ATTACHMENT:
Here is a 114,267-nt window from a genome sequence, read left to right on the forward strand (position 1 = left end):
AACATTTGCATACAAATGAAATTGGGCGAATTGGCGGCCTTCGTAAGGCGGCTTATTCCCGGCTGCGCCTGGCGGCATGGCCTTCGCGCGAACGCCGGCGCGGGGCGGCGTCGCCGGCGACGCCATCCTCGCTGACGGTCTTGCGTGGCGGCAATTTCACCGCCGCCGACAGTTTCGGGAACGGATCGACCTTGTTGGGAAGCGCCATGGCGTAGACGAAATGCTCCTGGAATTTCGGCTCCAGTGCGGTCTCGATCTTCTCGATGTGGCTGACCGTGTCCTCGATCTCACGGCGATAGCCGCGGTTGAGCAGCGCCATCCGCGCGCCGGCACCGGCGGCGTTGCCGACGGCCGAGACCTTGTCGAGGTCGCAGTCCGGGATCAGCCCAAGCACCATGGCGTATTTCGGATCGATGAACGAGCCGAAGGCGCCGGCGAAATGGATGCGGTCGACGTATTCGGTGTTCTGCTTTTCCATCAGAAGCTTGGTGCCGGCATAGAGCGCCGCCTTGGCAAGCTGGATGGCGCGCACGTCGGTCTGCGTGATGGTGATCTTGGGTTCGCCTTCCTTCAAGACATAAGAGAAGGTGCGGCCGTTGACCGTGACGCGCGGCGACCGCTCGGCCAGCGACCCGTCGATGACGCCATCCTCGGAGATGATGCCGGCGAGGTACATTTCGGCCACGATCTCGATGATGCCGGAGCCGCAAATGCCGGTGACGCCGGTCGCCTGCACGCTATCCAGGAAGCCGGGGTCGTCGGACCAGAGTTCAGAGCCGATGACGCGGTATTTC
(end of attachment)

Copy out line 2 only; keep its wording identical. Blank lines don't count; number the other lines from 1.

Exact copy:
AACATTTGCATACAAATGAAATTGGGCGAATTGGCGGCCTTCGTAAGGCGGCTTATTCCCGGCTGCGCCTGGCGGCATGGCCTTCGCGCGAACGCCGGCGCGGGGCGGCGTCGCCGGCGACGCCATCCTCGCTGACGGTCTTGCGTGGCGGCAATTTCACCGCCGCCGACAGTTTCGGGAACGGATCGACCTTGTTGGGAAGCGCCATGGCGTAGACGAAATGCTCCTGGAATTTCGGCTCCAGTGCGGTCTCGATCTTCTCGATGTGGCTGACCGTGTCCTCGATCTCACGGCGATAGCCGCGGTTGAGCAGCGCCATCCGCGCGCCGGCACCGGCGGCGTTGCCGACGGCCGAGACCTTGTCGAGGTCGCAGTCCGGGATCAGCCCAAGCACCATGGCGTATTTCGGATCGATGAACGAGCCGAAGGCGCCGGCGAAATGGATGCGGTCGACGTATTCGGTGTTCTGCTTTTCCATCAGAAGCTTGGTGCCGGCATAGAGCGCCGCCTTGGCAAGCTGGATGGCGCGCACGTCGGTCTGCGTGATGGTGATCTTGGGTTCGCCTTCCTTCAAGACATAAGAGAAGGTGCGGCCGTTGACCGTGACGCGCGGCGACCGCTCGGCCAGCGACCCGTCGATGACGCCATCCTCGGAGATGATGCCGGCGAGGTACATTTCGGCCACGATCTCGATGATGCCGGAGCCGCAAATGCCGGTGACGCCGGTCGCCTGCACGCTATCCAGGAAGCCGGGGTCGTCGGACCAGAGTTCAGAGCCGATGACGCGGTATTTC